The Charles Russell Retail and Leisure team consider why Nigeria offers a wealth of potential for luxury brands and the retail sector.
As Nigeria enters its fifteenth year of democratic rule and marks its centenary year in 2014, there is a sense of renewal and energy which makes its prospects very appealing, particularly for luxury brand and retail investment. Consistent GDP growth in excess of 6% per annum and a population of over 160million people (a significant proportion of which is below the age of 30) further signify Nigeria’s potential. Nigeria’s burgeoning middle class have access to an ever-increasing amount of disposable income and Lagos, the country’s most populous city, is expected to have more than $25 billion a year in household spending available to it in 2020. The signs all point to Nigeria’s retail sector being on the brink of transformation.
Recent developments on the retail landscape indicate that the stirrings of a retail revolution are underway. 2005 saw the opening of the country’s first modern style shopping mall, The Palms in Lagos. Prior to this, Nigerian’s had limited retail options – the country’s retail industry comprised small family-run outlets and limited luxury brands could only be sourced in an informal manner through individual suppliers. The Palms has paved the way for additional successful shopping mall developments, however, for a country whose population equates to half of that of the United States, the presence of only four modern style shopping malls, and no concept, as such, of a “High Street” shopping experience, has made the absence of the direct presence of luxury and retail brands in the country increasingly obvious. There is evidence that there are steps being taken to address this; there are various players developing retail destinations in Nigeria, including private equity funds and locally based development companies, like Nigerian property business, Persianas Group. There are also a number of large scale retail developments underway in Lagos and the country’s capital, Abuja.
Riaan Erasmus, Head of Retail at Persianas Group (the owners of The Palms shopping mall) sees the Nigerian retail sector is an untapped market for retail brands (including luxury brands). Mr Erasmus’ experience has shown him that Nigerian culture is image conscious and, as an increasing sector of the population becomes well travelled, the awareness and concept of Northern Hemisphere brands is becoming increasingly important for the Nigerian shopper.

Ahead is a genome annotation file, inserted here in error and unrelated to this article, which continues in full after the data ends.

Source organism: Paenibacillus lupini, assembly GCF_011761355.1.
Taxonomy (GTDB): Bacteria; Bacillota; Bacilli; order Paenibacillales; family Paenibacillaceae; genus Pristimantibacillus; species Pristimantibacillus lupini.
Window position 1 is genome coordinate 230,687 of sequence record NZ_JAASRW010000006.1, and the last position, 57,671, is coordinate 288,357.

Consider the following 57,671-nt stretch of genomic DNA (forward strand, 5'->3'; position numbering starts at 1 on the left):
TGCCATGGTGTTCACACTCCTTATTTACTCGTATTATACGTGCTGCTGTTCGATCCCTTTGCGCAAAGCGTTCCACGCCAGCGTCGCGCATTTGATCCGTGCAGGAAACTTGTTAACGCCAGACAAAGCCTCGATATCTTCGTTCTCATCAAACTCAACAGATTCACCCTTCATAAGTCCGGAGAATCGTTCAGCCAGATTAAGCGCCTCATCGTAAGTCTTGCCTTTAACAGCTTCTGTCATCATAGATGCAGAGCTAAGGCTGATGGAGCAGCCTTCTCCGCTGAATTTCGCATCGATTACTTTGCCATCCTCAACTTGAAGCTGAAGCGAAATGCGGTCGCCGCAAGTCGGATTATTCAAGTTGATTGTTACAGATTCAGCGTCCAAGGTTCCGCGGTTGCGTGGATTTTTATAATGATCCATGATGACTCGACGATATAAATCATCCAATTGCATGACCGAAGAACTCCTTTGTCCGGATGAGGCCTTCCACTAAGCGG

The demand for retail and luxury retail brands is slowly being addressed. Luxury brands Ermenegildo Zegna and Porcshe have recently put down roots in Nigeria. Persianas, which acts as a brand ambassador and has assisted the successful set up of brands such as Hugo Boss and Puma in its retail spaces, will implement the launch of Lacoste this December in The Palms. Persianas is also taking the pioneering step to develop the country’s first department-concept store which will house multiple brands “under one roof”.
Although changes are in progress, retail options on the ground are still very restricted. Although online purchasing of luxury brands is possible it is not utilised as a means of shopping for luxury as it might elsewhere in the world. Those who seek out luxury brands still have to resort to travelling abroad for their purchases. There is therefore space for extensive retail development in the region. The Nigerian government continues to take steps to strengthen the legal framework of the country in order to maximise the country’s development potential. A number of fiscal and monetary policies have been applied with a view to stabilising the local currency and managing inflation. These policies are constantly reviewed with the aim to contribute to a better and more robust environment for businesses.
Whilst current policy and regulation is clearly paving a way for foreign investment, there is still much work to be done to encourage luxury brands to set up Nigeria. Customs administration needs to be less cumbersome and the Nigerian government also needs to implement tax reforms to address the possibility of double taxation. The process of land administration (for example, taking on a lease) is also a key area that requires reform. The process for acquiring and disposing of interests in land currently involves various consents and fees and the process is neither quick nor straightforward. It is widely thought that establishing a business in Nigeria where an interest in land is acquired could and should be simplified.
On balance, Nigeria remains a potentially lucrative market for the retail and luxury retail sector. The combination of a vast pool of consumers and little competition is extremely different from the environment currently facing the majority of the retail sector in the Northern Hemisphere.